Feeds:
Posts
Comments

Archive for the ‘SCHOOLS’ Category

This slideshow requires JavaScript.

FOREGROUND       

A Resilient Renewal (Maintenance)
After Hurricane Sandy upended a planned redesign, Joanna Pertz Landscape Architecture committed to the
upkeep of a flood-control landscape at NYU’s Langone Medical Center.

Ahead of the Curve (House Call)
An artful take on an underused suburban yard by Jennifer Horn Landscape Architecture
turns around a few key elements.

FEATURES    

Reveal the River
Though 100 protected miles of the Chattahoochee River flow through the Atlanta metro area, a lack of access
and a long history of segregation have kept locals away and distrustful.
SCAPE lays out a path, or three, forward.

Mixed Media
Landscape architects have been slow to adopt social media, but with the pandemic closing off
traditional marketing, social platforms are giving rise to new forms of connection
and collaboration.

The full table of contents for January can be found here.

As always, you can buy this issue of Landscape Architecture Magazine at more than 250 bookstores, including many university stores and independents, as well as at Barnes & Noble. You can also buy single digital issues for only $5.25 at Zinio or order single copies of the print issue from ASLA. Annual subscriptions for LAM are a thrifty $59 for print and $44.25 for digital. Our subscription page has more information on subscription options.

Keep an eye out here on the blog, on the LAM Facebook page, and on our Twitter feed (@landarchmag), as we’ll be posting January articles as the month rolls out.

Credits: “Reveal the River,” SCAPE; “A Resilient Renewal,” Joanna Pertz; “Ahead of the Curve,” Jennifer Horn Landscape Architecture.

Read Full Post »

BY TIMOTHY A. SCHULER

Hollander Design’s new fellowship for landscape architecture students steps up the support for underrepresented groups.

FROM THE DECEMBER 2020 ISSUE OF LANDSCAPE ARCHITECTURE MAGAZINE.

 

A summer of collective soul-searching over the systemic nature of racism in America has spurred new investments in the education of young designers of color. Among them is the new Hollander Design Fellowship, a $4,000 annual academic scholarship available to students enrolled in the graduate landscape architecture program at the City College of New York’s Bernard and Anne Spitzer School of Architecture.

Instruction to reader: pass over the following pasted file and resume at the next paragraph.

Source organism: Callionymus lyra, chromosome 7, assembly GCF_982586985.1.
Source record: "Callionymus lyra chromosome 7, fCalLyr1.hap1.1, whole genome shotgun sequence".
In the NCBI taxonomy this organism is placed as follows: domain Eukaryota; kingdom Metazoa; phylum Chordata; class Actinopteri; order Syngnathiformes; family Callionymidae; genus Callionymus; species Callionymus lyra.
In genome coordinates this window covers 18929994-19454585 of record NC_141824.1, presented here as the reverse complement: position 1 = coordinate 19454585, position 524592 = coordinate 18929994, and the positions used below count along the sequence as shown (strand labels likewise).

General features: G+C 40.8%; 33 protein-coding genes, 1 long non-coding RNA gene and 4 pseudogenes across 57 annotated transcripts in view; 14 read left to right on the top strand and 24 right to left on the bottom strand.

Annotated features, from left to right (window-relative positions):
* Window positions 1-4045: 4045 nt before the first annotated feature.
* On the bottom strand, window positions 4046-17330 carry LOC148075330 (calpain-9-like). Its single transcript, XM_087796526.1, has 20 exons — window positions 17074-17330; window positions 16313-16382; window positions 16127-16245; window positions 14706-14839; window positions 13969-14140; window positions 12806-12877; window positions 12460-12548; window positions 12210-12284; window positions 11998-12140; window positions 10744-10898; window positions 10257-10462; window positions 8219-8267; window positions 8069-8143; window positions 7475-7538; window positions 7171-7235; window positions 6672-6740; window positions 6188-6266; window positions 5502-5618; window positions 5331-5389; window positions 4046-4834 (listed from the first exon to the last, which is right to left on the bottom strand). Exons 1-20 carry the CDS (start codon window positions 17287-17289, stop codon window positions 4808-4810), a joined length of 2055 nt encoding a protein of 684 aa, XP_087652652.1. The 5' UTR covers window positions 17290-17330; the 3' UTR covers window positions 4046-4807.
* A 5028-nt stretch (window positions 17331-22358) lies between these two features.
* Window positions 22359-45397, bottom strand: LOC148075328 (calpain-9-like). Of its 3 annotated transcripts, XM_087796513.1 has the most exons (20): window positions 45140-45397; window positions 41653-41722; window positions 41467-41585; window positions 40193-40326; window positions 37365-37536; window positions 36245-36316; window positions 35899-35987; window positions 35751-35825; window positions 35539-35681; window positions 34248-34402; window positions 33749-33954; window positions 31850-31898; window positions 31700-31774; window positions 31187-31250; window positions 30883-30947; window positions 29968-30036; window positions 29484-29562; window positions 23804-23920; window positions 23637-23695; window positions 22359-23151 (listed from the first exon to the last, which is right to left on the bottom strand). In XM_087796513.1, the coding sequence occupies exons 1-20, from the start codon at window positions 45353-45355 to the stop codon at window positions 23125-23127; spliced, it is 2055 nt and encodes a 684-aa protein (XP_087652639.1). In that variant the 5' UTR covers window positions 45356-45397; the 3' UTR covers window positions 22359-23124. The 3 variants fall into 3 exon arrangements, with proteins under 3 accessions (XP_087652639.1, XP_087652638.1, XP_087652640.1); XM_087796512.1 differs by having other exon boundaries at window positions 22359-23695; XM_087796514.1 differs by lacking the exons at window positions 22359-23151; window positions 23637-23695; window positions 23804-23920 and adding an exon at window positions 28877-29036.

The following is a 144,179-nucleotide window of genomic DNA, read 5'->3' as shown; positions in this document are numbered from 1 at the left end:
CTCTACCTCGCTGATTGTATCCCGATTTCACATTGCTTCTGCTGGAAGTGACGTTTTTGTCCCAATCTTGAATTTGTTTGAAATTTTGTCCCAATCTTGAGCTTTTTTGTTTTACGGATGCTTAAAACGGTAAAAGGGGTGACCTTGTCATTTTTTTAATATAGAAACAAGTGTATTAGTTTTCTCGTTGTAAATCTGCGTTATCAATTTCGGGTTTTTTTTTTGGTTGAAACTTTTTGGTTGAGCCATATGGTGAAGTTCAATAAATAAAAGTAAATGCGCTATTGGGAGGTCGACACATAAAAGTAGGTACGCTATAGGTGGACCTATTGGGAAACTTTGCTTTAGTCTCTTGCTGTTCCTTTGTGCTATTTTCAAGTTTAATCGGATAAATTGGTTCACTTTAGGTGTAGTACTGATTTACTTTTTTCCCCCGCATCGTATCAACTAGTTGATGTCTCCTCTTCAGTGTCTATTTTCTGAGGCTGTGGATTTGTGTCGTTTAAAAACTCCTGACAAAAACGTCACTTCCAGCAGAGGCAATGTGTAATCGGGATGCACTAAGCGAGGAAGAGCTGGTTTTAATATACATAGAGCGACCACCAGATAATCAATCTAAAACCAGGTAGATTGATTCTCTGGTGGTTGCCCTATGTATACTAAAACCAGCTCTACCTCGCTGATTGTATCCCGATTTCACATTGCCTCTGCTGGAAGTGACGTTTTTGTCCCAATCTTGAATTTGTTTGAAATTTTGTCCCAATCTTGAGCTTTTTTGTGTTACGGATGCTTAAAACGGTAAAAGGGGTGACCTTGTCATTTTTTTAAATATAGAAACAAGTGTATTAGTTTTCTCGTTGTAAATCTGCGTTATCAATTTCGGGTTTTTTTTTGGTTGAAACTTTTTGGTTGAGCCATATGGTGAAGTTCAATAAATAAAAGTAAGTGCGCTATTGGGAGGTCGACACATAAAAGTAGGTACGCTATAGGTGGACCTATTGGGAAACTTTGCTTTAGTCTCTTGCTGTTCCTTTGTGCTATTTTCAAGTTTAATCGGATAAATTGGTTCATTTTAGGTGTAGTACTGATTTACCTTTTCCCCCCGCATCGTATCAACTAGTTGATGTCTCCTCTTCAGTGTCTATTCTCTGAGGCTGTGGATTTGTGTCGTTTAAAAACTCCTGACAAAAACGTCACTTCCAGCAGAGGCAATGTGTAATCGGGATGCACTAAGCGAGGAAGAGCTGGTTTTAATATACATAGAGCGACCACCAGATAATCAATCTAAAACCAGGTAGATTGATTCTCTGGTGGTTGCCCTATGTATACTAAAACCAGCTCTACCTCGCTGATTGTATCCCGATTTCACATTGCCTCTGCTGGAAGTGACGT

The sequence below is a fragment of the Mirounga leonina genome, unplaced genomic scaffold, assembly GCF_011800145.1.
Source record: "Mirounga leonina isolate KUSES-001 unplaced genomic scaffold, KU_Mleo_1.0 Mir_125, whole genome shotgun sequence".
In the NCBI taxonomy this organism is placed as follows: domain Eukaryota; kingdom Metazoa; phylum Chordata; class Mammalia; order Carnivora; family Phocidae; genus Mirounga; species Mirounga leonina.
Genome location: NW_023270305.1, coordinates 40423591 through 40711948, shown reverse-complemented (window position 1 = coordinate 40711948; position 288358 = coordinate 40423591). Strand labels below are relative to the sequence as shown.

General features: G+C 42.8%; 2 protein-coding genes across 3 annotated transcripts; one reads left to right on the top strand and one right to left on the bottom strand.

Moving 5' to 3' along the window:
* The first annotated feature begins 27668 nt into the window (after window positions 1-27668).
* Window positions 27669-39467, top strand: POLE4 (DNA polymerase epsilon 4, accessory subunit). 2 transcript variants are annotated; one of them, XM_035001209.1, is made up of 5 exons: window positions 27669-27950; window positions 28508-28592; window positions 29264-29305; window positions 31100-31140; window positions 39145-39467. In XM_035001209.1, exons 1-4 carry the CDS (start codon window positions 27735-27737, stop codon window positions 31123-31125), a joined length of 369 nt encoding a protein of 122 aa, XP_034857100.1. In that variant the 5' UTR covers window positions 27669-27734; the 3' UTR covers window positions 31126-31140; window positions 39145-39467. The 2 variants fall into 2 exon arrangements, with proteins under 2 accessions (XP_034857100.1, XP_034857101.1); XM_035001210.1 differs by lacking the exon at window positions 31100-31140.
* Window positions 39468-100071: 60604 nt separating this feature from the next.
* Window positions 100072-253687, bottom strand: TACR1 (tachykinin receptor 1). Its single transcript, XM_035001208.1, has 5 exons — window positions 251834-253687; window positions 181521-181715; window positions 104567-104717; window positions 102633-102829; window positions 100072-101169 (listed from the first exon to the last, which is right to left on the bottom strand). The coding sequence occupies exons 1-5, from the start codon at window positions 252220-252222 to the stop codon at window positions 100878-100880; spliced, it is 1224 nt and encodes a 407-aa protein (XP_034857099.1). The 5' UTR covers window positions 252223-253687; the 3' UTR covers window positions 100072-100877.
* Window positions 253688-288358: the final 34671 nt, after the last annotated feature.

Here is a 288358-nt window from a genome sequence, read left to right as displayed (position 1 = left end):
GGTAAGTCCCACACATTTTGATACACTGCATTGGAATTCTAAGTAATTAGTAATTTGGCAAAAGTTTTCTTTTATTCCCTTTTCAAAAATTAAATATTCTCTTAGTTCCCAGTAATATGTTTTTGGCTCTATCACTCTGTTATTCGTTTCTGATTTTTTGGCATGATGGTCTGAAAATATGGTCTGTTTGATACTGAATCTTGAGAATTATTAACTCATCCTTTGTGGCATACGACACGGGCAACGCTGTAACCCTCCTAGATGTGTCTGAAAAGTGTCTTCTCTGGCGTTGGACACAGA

Established in August 2020, the new fellowship will be awarded to three graduate students per year for each year they are enrolled, for an annual total of $12,000. It is available to MLA candidates who identify as Black or African American, Latinx, or Alaskan Native or American Indian, or as a member of another cultural or ethnic group that is underrepresented in landscape architecture, including the LGBTQ community. The first three recipients, Miguelina Portorreal (class of 2021), Jeana Fletcher, Student ASLA (2022), and Mathew Brown Velasquez (2023), were announced in October. Three additional students received a one-time Hollander Design Award of $4,000. Catherine Seavitt Nordenson, ASLA, the director of City College’s graduate landscape architecture program, says the smaller award was established to respond to the large number of high-quality applications the school received. (more…)

Read Full Post »

As part of an ongoing effort to make content more accessible, LAM will be making select stories available to readers in Spanish. For a full list of translated articles, please click here.

BY TIMOTHY A. SCHULER

FROM THE NOVEMBER 2020 ISSUE OF LANDSCAPE ARCHITECTURE MAGAZINE.

 

When Jaz Bonnin, Heidi Brandow, Elsa Hoover, and Zoë Toledo walked through the doors of Harvard University’s Gund Hall, they weren’t aware they were making history. The women arrived at the Harvard Graduate School of Design (GSD) with diverse backgrounds and wide-ranging interests, from affordable housing to the spatialization of resource extraction. Still, the women had one thing in common: heritage that stretches back to well before Western contact. Brandow is Diné and Kanaka Maoli (known more commonly as Navajo and Native Hawaiian); Toledo is Diné; Hoover, of mixed Anishinabe and Finnish heritage; and Bonnin, of mixed heritage that includes Yankton Sioux and Blackfoot.